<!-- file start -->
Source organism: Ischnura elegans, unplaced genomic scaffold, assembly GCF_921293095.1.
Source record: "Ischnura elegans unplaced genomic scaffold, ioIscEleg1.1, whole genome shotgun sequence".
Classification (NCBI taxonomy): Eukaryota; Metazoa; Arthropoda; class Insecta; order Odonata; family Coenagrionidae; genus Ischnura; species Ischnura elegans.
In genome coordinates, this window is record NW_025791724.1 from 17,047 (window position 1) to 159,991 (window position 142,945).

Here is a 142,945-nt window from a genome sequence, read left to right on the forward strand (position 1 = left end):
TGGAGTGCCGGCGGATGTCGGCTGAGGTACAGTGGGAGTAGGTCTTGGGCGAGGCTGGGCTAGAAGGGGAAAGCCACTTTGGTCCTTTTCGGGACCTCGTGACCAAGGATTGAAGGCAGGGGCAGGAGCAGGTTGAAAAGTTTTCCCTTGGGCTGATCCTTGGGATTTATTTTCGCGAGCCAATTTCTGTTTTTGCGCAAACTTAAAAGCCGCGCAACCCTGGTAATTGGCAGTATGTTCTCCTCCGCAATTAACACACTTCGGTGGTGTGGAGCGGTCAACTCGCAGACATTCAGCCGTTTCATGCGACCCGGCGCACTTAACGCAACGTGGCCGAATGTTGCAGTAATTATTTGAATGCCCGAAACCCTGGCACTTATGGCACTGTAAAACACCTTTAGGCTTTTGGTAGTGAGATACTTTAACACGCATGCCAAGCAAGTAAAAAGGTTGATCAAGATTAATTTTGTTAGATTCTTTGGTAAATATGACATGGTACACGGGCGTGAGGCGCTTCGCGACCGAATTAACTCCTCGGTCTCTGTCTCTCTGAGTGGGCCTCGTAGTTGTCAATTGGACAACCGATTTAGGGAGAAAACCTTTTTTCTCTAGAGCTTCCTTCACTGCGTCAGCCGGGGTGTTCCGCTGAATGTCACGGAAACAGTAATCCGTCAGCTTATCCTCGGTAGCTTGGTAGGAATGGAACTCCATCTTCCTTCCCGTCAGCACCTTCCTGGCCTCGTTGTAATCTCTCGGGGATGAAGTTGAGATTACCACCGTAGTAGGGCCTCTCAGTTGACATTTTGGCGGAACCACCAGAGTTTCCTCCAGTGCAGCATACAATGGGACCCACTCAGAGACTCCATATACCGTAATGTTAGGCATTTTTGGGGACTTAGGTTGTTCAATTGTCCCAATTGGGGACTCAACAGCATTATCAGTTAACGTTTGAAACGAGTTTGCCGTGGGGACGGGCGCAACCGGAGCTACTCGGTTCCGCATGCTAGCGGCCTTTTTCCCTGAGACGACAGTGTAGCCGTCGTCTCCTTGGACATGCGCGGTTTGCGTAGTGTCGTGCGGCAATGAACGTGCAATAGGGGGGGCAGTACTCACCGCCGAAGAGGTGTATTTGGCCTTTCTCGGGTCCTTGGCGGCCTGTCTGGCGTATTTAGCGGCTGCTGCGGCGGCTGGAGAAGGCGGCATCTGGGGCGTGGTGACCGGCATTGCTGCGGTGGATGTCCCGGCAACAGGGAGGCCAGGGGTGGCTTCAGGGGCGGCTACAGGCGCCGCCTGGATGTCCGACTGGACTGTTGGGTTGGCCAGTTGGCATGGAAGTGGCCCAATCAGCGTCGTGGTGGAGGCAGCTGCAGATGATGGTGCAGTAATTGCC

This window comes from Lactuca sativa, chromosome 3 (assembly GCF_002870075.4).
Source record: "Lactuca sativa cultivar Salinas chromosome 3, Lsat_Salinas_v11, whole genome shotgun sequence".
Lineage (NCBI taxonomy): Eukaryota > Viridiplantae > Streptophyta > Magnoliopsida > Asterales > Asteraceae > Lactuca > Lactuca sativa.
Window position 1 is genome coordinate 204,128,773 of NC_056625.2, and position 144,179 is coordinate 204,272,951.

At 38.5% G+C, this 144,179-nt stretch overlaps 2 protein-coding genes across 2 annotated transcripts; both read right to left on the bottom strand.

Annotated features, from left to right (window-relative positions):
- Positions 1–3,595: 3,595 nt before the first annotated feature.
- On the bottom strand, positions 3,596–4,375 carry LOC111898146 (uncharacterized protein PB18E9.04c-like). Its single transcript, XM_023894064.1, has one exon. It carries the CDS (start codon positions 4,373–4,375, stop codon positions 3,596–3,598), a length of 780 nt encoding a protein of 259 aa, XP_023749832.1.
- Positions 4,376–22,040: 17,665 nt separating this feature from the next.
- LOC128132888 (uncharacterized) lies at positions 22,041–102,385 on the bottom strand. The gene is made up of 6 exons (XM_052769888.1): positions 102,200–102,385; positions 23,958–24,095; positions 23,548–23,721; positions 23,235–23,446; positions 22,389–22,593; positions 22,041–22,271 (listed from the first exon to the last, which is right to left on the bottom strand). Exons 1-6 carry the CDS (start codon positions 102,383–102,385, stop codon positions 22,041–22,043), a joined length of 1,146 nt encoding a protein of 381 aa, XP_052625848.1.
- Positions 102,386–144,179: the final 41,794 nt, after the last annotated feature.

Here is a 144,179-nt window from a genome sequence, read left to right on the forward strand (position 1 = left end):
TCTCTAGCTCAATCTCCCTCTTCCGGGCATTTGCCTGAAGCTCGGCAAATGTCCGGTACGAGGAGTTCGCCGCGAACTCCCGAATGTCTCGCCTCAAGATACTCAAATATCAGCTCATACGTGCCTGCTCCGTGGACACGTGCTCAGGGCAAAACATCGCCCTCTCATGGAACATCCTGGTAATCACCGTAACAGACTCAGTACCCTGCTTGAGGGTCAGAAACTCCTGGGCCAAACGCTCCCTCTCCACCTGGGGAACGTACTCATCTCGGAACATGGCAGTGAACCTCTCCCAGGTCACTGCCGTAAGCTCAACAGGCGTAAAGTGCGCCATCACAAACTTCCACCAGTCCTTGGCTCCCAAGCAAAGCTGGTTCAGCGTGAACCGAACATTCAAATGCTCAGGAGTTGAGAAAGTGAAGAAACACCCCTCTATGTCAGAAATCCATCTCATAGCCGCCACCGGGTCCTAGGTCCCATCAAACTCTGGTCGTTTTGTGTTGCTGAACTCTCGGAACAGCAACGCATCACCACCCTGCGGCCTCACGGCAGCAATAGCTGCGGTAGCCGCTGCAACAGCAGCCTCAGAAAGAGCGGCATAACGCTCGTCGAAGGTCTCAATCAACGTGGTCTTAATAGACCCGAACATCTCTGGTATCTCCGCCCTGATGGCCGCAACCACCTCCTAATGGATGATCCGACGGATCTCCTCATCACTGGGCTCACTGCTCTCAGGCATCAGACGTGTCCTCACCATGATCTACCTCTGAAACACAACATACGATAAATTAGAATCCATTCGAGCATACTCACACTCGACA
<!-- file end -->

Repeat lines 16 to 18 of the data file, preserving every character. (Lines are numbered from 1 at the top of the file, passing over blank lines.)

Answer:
- LOC128132888 (uncharacterized) lies at positions 22,041–102,385 on the bottom strand. The gene is made up of 6 exons (XM_052769888.1): positions 102,200–102,385; positions 23,958–24,095; positions 23,548–23,721; positions 23,235–23,446; positions 22,389–22,593; positions 22,041–22,271 (listed from the first exon to the last, which is right to left on the bottom strand). Exons 1-6 carry the CDS (start codon positions 102,383–102,385, stop codon positions 22,041–22,043), a joined length of 1,146 nt encoding a protein of 381 aa, XP_052625848.1.
- Positions 102,386–144,179: the final 41,794 nt, after the last annotated feature.

Here is a 144,179-nt window from a genome sequence, read left to right on the forward strand (position 1 = left end):